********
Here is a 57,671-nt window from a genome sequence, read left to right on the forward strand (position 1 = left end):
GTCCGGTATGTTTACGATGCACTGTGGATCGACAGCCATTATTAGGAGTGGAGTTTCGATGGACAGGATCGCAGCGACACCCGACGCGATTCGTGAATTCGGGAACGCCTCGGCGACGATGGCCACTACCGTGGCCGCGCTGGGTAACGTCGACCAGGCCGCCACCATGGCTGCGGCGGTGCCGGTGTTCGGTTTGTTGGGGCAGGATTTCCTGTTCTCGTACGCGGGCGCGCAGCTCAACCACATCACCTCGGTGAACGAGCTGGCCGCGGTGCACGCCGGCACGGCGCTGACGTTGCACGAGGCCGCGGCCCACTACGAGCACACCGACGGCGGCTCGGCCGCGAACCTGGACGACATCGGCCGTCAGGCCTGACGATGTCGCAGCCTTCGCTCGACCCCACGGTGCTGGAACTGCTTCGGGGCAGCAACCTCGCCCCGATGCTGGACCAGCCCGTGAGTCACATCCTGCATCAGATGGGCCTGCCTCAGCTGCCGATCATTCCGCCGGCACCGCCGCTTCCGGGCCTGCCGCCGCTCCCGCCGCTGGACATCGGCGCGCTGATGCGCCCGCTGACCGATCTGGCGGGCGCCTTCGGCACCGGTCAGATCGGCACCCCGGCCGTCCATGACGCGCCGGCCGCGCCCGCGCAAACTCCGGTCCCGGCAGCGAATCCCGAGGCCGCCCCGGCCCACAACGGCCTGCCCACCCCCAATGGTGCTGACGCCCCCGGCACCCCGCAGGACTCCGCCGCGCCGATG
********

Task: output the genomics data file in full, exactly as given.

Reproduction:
Here is a 57,671-nt window from a genome sequence, read left to right on the forward strand (position 1 = left end):
GTCCGGTATGTTTACGATGCACTGTGGATCGACAGCCATTATTAGGAGTGGAGTTTCGATGGACAGGATCGCAGCGACACCCGACGCGATTCGTGAATTCGGGAACGCCTCGGCGACGATGGCCACTACCGTGGCCGCGCTGGGTAACGTCGACCAGGCCGCCACCATGGCTGCGGCGGTGCCGGTGTTCGGTTTGTTGGGGCAGGATTTCCTGTTCTCGTACGCGGGCGCGCAGCTCAACCACATCACCTCGGTGAACGAGCTGGCCGCGGTGCACGCCGGCACGGCGCTGACGTTGCACGAGGCCGCGGCCCACTACGAGCACACCGACGGCGGCTCGGCCGCGAACCTGGACGACATCGGCCGTCAGGCCTGACGATGTCGCAGCCTTCGCTCGACCCCACGGTGCTGGAACTGCTTCGGGGCAGCAACCTCGCCCCGATGCTGGACCAGCCCGTGAGTCACATCCTGCATCAGATGGGCCTGCCTCAGCTGCCGATCATTCCGCCGGCACCGCCGCTTCCGGGCCTGCCGCCGCTCCCGCCGCTGGACATCGGCGCGCTGATGCGCCCGCTGACCGATCTGGCGGGCGCCTTCGGCACCGGTCAGATCGGCACCCCGGCCGTCCATGACGCGCCGGCCGCGCCCGCGCAAACTCCGGTCCCGGCAGCGAATCCCGAGGCCGCCCCGGCCCACAACGGCCTGCCCACCCCCAATGGTGCTGACGCCCCCGGCACCCCGCAGGACTCCGCCGCGCCGATG